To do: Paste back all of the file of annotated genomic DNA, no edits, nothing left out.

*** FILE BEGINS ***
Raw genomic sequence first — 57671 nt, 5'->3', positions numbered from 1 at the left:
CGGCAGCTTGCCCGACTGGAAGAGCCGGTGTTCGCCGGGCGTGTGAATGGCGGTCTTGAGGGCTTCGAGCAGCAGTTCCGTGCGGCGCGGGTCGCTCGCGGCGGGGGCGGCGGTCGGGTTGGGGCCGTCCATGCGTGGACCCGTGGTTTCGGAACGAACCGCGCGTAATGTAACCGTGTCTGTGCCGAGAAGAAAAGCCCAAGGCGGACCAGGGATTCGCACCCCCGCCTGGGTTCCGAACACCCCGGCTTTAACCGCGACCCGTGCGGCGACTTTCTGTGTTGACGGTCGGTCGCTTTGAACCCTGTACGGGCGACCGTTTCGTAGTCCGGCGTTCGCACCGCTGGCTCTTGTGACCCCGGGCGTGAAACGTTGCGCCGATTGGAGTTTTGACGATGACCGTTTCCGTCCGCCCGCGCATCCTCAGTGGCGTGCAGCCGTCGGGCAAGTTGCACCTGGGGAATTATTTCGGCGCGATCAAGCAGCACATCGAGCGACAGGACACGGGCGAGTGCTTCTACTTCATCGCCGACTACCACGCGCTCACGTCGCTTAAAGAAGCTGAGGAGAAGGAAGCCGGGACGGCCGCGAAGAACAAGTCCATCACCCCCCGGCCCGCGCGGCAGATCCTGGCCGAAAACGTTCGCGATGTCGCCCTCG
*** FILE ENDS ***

Raw genomic sequence first — 57671 nt, 5'->3', positions numbered from 1 at the left:
CGGCAGCTTGCCCGACTGGAAGAGCCGGTGTTCGCCGGGCGTGTGAATGGCGGTCTTGAGGGCTTCGAGCAGCAGTTCCGTGCGGCGCGGGTCGCTCGCGGCGGGGGCGGCGGTCGGGTTGGGGCCGTCCATGCGTGGACCCGTGGTTTCGGAACGAACCGCGCGTAATGTAACCGTGTCTGTGCCGAGAAGAAAAGCCCAAGGCGGACCAGGGATTCGCACCCCCGCCTGGGTTCCGAACACCCCGGCTTTAACCGCGACCCGTGCGGCGACTTTCTGTGTTGACGGTCGGTCGCTTTGAACCCTGTACGGGCGACCGTTTCGTAGTCCGGCGTTCGCACCGCTGGCTCTTGTGACCCCGGGCGTGAAACGTTGCGCCGATTGGAGTTTTGACGATGACCGTTTCCGTCCGCCCGCGCATCCTCAGTGGCGTGCAGCCGTCGGGCAAGTTGCACCTGGGGAATTATTTCGGCGCGATCAAGCAGCACATCGAGCGACAGGACACGGGCGAGTGCTTCTACTTCATCGCCGACTACCACGCGCTCACGTCGCTTAAAGAAGCTGAGGAGAAGGAAGCCGGGACGGCCGCGAAGAACAAGTCCATCACCCCCCGGCCCGCGCGGCAGATCCTGGCCGAAAACGTTCGCGATGTCGCCCTCG